The invasion was a disaster. Troop landing craft hit coral reefs and capsized. Promised air cover never materialized. Cuba's air force sank or chased away the force's supply ships, and within days the Bay of Pigs invaders, out of ammunition, surrendered.
"It was an event that still resonates in U.S.-Cuban relations, and certainly one of the most extraordinary chapters of the Cold War," says Peter Kornbluh, an expert on declassified Bay of Pigs documents with the National Security Archive at George Washington University.
This week, the invasion that reshaped Cuban-American relations is being marked with an equally extraordinary event: For the first time since 1961, the men who crafted the anti-Castro plot at the side of former Presidents Eisenhower and Kennedy, and a handful of the men who fought in the doomed 2506 Brigade, have come to Cuba to sit down with their former adversaries -- including Castro -- to finally clarify what happened.
Some of the disclosures in Thursday's first day of talks were eye-openers, including revelations that the CIA purposely pushed Castro toward alliance with the Soviets, looking for an excuse for intervention against his government.
Castro pulled out declassified Cuban documents suggesting that the Bay of Pigs landing was not an invasion intended to succeed but one whose failure was intended by the CIA to push then-President John F. Kennedy into sending U.S. troops.
"I completely agree," said Alfredo Duran, a spokesman for the returning brigade fighters. "This plan was to provoke U.S. intervention. I expected the Marines to be behind me."
U.S. participants in the conference, which runs through Saturday, include Arthur Schlesinger Jr. and Richard Goodwin, close aides to President Kennedy, and John Nolan, an aide to Robert Kennedy, as well as Robert Reynolds and other top former CIA officials involved in the invasion plan. Five fighters from the 2506 Brigade have traveled to Cuba, as have top U.S. scholars on the era and Kennedy family members Jean and William Kennedy Smith.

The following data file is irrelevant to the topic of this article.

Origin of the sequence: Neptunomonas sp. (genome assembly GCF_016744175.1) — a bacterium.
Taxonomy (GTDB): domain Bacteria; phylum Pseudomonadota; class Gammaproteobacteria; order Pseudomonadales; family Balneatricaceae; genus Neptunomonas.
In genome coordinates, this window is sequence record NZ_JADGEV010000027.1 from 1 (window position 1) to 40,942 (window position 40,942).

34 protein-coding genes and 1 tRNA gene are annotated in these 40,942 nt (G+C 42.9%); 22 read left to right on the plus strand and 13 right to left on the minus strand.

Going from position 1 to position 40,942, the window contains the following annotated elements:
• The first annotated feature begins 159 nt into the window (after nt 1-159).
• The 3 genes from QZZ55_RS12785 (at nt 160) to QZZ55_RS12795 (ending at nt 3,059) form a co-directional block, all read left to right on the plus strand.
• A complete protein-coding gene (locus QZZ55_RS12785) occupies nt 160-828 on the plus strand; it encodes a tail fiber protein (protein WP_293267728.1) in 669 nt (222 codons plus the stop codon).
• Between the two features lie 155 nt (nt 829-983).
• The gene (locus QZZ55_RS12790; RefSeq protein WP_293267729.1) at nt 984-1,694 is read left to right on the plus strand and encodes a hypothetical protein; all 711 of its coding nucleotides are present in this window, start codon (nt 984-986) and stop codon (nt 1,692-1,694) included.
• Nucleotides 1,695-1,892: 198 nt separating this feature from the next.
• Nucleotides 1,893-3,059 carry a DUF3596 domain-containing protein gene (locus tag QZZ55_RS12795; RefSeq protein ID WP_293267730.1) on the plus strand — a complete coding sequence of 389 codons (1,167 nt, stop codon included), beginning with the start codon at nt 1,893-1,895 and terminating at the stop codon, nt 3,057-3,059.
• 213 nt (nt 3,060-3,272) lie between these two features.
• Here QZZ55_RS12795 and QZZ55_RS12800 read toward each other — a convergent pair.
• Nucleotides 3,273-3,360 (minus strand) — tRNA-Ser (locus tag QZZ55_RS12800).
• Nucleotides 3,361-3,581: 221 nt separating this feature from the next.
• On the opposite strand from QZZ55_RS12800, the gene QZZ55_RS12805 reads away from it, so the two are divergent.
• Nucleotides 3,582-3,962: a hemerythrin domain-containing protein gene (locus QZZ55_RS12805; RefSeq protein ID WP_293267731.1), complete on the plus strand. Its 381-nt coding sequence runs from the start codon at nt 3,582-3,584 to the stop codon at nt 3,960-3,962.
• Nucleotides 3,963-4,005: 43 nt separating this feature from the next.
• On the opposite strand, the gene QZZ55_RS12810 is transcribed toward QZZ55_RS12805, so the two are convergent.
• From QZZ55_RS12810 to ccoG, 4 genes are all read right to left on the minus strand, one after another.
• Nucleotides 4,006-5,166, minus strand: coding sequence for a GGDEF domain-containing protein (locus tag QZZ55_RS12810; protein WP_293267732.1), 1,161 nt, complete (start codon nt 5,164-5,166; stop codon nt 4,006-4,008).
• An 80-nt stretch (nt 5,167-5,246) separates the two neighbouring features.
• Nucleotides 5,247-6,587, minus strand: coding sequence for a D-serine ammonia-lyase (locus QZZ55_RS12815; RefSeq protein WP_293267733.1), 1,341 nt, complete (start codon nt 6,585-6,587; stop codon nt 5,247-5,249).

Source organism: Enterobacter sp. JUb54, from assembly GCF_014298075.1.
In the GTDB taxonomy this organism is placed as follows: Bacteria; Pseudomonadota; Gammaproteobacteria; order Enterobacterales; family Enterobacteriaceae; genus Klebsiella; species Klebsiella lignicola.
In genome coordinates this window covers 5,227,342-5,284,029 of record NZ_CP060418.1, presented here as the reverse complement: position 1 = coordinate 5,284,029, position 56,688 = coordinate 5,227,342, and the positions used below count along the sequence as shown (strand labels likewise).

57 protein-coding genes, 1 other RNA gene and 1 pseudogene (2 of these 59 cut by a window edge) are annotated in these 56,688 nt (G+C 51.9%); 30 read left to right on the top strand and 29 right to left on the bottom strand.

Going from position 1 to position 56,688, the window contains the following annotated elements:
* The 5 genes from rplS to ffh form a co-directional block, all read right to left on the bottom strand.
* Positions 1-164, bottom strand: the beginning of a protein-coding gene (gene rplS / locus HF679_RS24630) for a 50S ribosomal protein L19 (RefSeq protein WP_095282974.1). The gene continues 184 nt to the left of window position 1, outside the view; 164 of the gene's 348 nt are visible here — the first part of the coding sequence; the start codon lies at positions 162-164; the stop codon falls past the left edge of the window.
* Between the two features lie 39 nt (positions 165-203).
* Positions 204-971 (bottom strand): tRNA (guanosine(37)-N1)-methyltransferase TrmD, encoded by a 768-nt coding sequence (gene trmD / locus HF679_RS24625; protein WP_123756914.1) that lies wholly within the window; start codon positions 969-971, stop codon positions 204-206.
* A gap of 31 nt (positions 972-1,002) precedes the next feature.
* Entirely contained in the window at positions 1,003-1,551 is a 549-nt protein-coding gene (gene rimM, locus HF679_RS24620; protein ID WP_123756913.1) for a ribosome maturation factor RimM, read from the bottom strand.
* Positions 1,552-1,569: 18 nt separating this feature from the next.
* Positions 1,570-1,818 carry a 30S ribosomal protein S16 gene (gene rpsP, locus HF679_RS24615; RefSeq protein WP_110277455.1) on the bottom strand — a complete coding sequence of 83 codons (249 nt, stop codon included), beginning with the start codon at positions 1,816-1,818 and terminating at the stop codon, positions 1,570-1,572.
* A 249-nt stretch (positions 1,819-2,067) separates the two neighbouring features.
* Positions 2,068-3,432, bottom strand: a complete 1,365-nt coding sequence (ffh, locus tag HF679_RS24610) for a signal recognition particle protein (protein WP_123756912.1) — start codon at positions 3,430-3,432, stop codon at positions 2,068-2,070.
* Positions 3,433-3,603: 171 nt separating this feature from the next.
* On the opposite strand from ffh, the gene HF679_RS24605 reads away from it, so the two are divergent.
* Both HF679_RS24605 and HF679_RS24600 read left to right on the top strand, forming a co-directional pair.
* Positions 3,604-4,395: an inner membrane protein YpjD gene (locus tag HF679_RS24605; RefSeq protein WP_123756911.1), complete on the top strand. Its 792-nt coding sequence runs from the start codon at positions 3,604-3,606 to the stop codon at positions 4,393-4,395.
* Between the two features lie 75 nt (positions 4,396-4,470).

The Cuban government, for the first time in 40 years, has declassified hundreds of pages of documents related to the Bay of Pigs invasion, following the lead of the U.S., which in the 1990s released many of its documents related to the event.
Using those resources, academics, former soldiers, former commanders and Kennedy-era officials from both governments are trying to answer lingering questions about the invasion: Why did Kennedy withhold air support that might have changed the outcome of the invasion? Did he consider sending the Marines to rescue the embattled 2506 Brigade? Were Cubans aware of a related CIA plot to murder Castro?
"This is an extraordinary meeting, a rare opportunity to revisit history from all sides and show that even the most bitter of antagonists can sit and discuss the past, without rancor," said Kornbluh, who spent more than five years trying to organize the meeting.
One highlight of the conference is expected Saturday when the participants return to Playa Giron -- the invasion landing site flanked by mangroves and swamp forest -- to walk the beach and share memories.
In three days of fighting at Playa Giron and at a second front inland at San Blas, 114 Cuban-American fighters died and another 1,189 were taken prisoner. They would spend 18 months in prison before being freed in exchange for a $53 million shipment of food and medical supplies from the United States.
On the Cuban side, the death toll was higher, with 161 men killed by the time the three-day invasion ended on April 19, 1961.
Duran, a politically moderate Cuban-American from Miami, is one of those who spent 18 months imprisoned in a crowded cell in the Castillo del Principe, an 18th-Century Havana castle. He came to the conference despite radio death threats from exiles in Miami who oppose contact with Castro.